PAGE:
A citation style dictates the format of in-text citations and references, what information needs to be provided and how it is ordered. There are many citation styles, e.g., American Chemical Society (ACS), American Psychological Association (APA), Modern Language Association (MLA), Turabian, etc.
This Citation Styles guide provides an introduction to a few popular citation styles, namely American Psychological Association (APA) 7th, American Sociological Association (ASA), Chicago 17th edition (CMOS), IEEE and Vancouver.
Click on each tab to learn more about the specific citation style and view examples of commonly used in-text citations and references.
A list of Additional resources are provided for each style. It contains links to books in the NTU Library collection, online styles manuals and other free online resources. Use them to find more examples. Alternatively, you may email us your queries at email@example.com.
NTU Library supports reference management software such as EndNote, Mendeley and Zotero. You may want to try them all to decide which software you prefer. Do take note that you would only need to use one to manage your referencing needs.
Please visit our Reference Management Software LibGuide for more details.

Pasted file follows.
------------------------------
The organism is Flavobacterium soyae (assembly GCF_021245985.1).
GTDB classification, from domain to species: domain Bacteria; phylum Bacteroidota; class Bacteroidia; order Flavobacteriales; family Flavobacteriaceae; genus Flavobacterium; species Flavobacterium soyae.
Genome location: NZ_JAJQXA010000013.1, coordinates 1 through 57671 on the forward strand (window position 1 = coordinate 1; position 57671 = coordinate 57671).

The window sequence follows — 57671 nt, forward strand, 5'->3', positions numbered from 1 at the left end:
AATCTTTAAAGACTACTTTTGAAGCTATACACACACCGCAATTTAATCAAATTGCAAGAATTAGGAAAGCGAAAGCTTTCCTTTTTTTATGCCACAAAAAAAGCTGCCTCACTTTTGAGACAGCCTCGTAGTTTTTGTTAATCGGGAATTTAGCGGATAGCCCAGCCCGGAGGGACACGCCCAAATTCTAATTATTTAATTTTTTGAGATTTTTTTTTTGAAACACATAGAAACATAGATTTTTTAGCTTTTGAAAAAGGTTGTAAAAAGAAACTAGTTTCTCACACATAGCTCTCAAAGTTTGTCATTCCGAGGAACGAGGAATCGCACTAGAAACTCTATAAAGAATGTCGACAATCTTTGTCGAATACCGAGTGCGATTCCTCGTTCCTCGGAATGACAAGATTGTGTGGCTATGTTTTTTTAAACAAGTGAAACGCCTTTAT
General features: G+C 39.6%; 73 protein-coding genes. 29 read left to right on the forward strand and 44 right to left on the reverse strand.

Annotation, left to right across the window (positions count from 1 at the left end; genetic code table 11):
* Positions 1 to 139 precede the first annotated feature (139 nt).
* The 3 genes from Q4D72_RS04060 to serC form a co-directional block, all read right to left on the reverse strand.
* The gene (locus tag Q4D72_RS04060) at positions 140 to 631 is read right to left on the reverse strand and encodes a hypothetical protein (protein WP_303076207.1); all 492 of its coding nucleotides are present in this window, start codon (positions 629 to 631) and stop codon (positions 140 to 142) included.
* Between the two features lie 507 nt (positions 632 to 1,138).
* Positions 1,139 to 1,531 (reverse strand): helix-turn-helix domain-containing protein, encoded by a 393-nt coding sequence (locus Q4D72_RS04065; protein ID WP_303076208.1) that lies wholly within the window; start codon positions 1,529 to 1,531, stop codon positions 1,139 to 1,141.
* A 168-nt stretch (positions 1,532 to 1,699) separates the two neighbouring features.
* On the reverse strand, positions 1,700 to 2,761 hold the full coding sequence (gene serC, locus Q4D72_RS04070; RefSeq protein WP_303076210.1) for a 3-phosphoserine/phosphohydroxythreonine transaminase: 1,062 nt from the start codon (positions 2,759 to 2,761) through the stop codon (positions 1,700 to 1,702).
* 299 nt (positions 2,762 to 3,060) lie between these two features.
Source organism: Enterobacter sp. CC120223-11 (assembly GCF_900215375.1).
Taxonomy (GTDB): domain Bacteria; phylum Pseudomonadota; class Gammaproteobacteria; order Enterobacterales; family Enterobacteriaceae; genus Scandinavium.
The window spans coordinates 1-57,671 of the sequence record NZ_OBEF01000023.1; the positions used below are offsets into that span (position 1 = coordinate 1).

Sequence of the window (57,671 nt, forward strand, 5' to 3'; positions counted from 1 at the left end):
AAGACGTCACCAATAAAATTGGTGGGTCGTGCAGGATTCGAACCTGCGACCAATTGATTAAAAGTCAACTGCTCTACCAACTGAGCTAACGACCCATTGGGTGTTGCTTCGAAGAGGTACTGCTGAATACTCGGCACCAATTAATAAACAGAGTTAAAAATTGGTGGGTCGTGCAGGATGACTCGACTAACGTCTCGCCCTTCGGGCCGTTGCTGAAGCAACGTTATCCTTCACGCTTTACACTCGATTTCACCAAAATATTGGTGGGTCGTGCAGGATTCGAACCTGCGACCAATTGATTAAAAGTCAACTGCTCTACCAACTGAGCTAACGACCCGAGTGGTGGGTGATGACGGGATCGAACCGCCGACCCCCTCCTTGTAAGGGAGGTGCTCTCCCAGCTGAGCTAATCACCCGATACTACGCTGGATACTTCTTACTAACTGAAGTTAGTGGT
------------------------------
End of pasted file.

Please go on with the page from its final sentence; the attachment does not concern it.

Citing Generative AI
On the use of technological tools (such as Generative AI tools), different courses/assignments have different intended learning outcomes. Students should refer to the specific assignment instructions on their use and requirements and/or consult your instructors on how you can use these tools to help your learning. Generally, the guidelines are:
Refer to NTU's student guide on Guidelines & impact of Generative Artificial Intelligence (GAI) Tools on Education (Student Intranet) for full details, and to ensure that you adhere to academic integrity guidelines when using these tools.
Many citation styles are attempting to provide guidance as to whether and how ChatGPT and other GAI tools should be cited. Check within the individual style guides from the menu on the left for more details on how to cite GAI tools. As these technologies are rapidly changing, please note that the citation guidelines for GAI tools may change. Be sure to check back regularly for any updates.
Shared links: How to create a shared chat link on ChatGPT, Google Bard and Bing AI
Shared links are a new feature that enables users to generate a unique URL for a ChatGPT conversation. To generate a shared link, please see this 2-min video.
Below is an example of a reference list entry with a shareable link generated by the AI tool:
OpenAI. (2023). ChatGPT (Aug 7 version) [Large language model]. [https://chat.openai.com/share/46ce4720-19bd-4c21-84f0-7a69ec4af03d\]
Note: If the prompt is not in English, students are advised to submit the original language prompt and a translated version in ChatGPT 3.5.
Using Generative AI in Research
If you are a researcher and if you are thinking about using generative AI in your research, please refer to the NTU Position on the Use of Generative Artificial Intelligence in Research for more information on ethics, bias and the potential benefits.
See also NTU's Generative Artificial Intelligence (GAI) Policy and Guidelines (Staff Intranet) for guidelines on the following: